We will discuss the specific realizations of this process that are critical for AI Assurance below.

5.1. Define

The define stage sets up the foundation for the AI assurance process. This phase should focus on ensuring that the AI assurance program is adequate. A key aspect of the define phases is ensuring that all stakeholders are involved in the defining process. Stakeholders may include the mission/task champion (leadership), program management, system engineer, AI developer, requirements representative, test and evaluation personnel, end users, etc. depending on the application. Based on an extensive literature review Batarseh, Freeman, and Huang Batarseh et al. (2021) identify three elements of AI assurance that are important in the “Define” phase: AI Subarea, AI Domain, and AI Goals, we expand on that list here. Critical elements to define in this phase include:
  • AI Domain—what is the broad organization mission that is acquiring the AI enabled system (e.g., government, energy sector, defense, healthcare, etc.)?; What context does that bring to the challenge of assuring AI? Gunning et al. (2019)
  • Mission context—what is the problem that the organization is trying to solve with an AI system(s)? How does the AI support the organizational mission? Gunning et al. (2019)
  • AI Area—what is the type of AI needed (e.g., deep learning, reinforcement learning, etc.); How does the AI contribute in ways that previous methods failed?
  • Scientific/Engineering Alignment—What are the scientific and/or engineering needs that the AI can solve?; How does it integrate with know constraints?; How does it incorporate prior knowledge (solely through data or other mechanisms)?
  • AI Goal—What are the primary directives for the AI, how does this stem from the AI domain? Must it be ethical, explainable, fair, etc.? Pearl (2009); Cantero Gamito and Ebers (2021)
In this phase illustrative user stories or use cases can be helpful in connecting the domain, mission context, AI solutions, how prior information and AI goals. They also provide context for the measurement of success and failure.

5.2. Measure

In this paper we have touched on numerous dimensions of AI measurement, not all intelligent systems will require all dimensions. The measures should stem from the problem definition. Dimensions of measurements that should be considered include:
Although those measures are highly subjective, methods to quantify them are needed to further advancing the field. The loading of ethical standards or trustworthiness Banks and Ashmore (2019) for instance into an AI system is -in most cases- domain specific; for instance, an ethical metric in a system built for a healthcare application will be -most likely- different than one in a warfare application, therefore, the process of “values loading” into the AI system is needed to capture those measures and create a benchmark to compare against for assurance quantification. In this paper, we don’t propose a quantification method, rather, we point to all the aspects required for consideration in that regard. Additionally, traditional measurements of systems should be considered to include system performance, utility, efficacy, usability, resilience, reliability, maintainability, among others Hossin and Sulaiman (2015). These measures when coupled with AI specific measures provide a holistic assessment of not only the dimensions of assurance, but also their correlations with system outcomes.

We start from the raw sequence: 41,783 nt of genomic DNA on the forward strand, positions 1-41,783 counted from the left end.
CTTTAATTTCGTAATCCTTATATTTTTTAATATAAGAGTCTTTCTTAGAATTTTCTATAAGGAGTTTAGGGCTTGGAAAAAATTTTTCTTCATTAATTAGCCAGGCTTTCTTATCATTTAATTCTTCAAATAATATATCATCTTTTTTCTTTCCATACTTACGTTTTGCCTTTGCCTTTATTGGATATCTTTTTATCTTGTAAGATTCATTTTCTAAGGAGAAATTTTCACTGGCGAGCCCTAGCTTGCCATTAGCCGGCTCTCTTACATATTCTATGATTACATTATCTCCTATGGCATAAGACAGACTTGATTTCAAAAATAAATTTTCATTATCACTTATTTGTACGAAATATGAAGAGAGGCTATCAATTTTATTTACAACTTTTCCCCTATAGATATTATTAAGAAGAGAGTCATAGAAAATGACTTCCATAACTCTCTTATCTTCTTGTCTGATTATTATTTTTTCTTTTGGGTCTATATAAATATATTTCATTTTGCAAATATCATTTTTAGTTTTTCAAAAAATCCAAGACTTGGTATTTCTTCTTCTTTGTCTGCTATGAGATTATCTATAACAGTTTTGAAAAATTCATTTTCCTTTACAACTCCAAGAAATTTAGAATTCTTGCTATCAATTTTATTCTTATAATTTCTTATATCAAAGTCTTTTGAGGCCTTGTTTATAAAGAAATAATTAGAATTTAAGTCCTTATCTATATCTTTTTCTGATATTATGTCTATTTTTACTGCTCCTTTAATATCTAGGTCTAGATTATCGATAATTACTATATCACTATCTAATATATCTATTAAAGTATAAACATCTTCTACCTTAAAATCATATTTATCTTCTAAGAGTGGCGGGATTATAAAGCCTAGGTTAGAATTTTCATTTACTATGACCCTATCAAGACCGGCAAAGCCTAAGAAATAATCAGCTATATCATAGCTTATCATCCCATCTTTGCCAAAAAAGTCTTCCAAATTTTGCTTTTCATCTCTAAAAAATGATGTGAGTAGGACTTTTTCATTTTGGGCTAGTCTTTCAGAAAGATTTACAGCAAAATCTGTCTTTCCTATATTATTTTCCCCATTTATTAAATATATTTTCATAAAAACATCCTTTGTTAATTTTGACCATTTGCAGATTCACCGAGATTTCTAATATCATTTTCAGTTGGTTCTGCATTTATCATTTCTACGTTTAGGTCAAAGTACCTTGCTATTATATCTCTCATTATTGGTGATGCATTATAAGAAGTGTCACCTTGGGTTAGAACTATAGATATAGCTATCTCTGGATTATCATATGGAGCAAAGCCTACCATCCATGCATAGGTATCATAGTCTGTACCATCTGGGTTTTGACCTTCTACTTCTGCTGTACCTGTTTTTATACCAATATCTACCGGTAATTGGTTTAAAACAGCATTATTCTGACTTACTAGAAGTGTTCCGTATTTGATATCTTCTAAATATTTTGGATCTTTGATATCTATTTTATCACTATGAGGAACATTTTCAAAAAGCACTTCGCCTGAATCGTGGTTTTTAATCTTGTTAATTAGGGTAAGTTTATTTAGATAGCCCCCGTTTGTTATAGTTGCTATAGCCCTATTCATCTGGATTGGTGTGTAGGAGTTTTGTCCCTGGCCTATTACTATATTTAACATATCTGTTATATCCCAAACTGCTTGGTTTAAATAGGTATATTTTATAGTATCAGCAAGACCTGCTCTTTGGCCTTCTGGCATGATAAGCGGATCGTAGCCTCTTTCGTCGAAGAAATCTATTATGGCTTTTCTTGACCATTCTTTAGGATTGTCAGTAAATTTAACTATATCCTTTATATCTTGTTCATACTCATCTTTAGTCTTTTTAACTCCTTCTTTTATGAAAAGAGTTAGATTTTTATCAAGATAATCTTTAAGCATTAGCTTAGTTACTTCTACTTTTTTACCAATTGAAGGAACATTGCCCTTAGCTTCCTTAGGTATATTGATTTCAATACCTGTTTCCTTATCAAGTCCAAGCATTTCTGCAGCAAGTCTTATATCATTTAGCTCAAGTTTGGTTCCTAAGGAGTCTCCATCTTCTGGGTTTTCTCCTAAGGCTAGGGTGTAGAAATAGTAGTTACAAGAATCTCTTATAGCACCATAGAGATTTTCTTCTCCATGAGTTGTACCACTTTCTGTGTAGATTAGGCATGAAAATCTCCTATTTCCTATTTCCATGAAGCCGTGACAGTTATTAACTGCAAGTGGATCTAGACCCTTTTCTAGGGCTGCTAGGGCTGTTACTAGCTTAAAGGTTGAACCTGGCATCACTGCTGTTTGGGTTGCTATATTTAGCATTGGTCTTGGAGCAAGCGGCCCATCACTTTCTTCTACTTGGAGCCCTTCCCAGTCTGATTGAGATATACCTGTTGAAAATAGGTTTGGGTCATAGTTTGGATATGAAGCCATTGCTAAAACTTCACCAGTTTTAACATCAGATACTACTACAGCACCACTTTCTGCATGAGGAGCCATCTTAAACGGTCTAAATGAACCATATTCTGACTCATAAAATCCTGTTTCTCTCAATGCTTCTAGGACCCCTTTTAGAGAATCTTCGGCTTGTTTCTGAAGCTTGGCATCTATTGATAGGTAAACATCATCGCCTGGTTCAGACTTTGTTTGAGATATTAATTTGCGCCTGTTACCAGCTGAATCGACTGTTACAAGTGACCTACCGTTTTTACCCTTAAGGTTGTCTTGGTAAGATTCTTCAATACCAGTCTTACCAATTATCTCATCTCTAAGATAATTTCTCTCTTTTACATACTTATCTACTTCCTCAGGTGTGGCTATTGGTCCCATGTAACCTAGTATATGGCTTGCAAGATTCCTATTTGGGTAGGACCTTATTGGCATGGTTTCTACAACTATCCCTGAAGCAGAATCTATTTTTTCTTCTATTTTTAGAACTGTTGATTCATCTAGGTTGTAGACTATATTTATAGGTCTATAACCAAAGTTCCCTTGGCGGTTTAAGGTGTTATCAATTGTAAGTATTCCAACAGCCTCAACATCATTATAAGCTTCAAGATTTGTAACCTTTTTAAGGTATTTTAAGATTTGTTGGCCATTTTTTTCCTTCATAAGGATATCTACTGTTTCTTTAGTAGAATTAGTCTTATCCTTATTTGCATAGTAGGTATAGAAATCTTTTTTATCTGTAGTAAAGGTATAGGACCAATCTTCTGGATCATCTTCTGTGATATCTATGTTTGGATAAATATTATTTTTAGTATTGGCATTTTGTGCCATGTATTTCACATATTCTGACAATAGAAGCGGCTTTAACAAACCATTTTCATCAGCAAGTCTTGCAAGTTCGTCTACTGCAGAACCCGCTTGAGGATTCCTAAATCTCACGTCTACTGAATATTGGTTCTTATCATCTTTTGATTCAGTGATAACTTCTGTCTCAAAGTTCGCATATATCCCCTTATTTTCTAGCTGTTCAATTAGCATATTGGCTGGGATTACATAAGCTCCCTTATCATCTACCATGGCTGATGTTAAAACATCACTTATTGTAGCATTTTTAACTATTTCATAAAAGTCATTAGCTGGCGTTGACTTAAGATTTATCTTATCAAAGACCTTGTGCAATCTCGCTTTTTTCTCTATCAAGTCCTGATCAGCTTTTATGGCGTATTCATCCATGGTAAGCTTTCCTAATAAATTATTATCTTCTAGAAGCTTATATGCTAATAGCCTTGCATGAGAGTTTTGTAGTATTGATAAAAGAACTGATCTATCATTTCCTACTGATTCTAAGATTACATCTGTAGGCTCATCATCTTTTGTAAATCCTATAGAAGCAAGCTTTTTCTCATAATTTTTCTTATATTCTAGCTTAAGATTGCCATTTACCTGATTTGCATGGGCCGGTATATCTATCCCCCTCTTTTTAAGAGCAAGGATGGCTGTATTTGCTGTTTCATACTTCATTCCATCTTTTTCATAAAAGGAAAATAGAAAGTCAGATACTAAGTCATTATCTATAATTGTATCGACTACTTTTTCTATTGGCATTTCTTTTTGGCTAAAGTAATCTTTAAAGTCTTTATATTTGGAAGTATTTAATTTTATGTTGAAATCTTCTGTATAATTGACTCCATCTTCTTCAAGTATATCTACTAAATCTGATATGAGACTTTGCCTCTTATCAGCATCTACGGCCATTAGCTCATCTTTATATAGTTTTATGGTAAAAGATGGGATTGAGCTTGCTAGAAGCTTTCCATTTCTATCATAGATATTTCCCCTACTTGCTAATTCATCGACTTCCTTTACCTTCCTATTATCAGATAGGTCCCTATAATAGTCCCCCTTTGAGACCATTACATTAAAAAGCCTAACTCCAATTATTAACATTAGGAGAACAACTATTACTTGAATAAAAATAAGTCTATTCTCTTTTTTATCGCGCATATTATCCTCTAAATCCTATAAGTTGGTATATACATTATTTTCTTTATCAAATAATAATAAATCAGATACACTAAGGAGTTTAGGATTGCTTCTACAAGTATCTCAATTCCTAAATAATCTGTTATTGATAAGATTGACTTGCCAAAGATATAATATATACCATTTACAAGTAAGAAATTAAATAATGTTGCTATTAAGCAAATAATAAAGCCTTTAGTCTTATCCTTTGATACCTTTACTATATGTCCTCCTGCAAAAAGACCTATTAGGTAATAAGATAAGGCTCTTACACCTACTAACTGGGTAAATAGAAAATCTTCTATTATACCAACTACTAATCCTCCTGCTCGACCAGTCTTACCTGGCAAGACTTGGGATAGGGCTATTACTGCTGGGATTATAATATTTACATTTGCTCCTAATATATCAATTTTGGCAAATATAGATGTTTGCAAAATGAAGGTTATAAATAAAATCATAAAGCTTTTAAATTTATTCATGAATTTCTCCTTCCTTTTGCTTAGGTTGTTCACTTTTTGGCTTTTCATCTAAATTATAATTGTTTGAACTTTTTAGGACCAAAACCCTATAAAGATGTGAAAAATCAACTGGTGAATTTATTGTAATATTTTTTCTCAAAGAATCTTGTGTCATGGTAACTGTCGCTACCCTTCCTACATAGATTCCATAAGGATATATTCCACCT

What measurements are needed and how to best measure is a complex task in itself Bloomfield and Rushby (2020). In addition to selecting the right measures, one will need to consider implications of data quality and accessibility and to what degree algorithm specific measurements are needed Cantero Gamito and Ebers (2021). “Black box” algorithms may require additional measures or more frequent measurement to account for the lack of algorithm transparency.

5.3. Characterize & Add Context

The measurement of intelligent systems leveraging AI is dependent on the multi-dimensional space that includes the operational environment, system, hardware infrastructure, and other factors effecting the AI. Siebert et al. (2020) in their paper, “Towards Guidelines for Assessing Qualities of Machine Learning System” provide several context lenses that should be considered, the model view, data view, infrastructure view, and environmental view. These views illustrated in Figure 2. Siebert et al. focus on specific quality measurements for each view, which should be considered as part of the definition of measurement.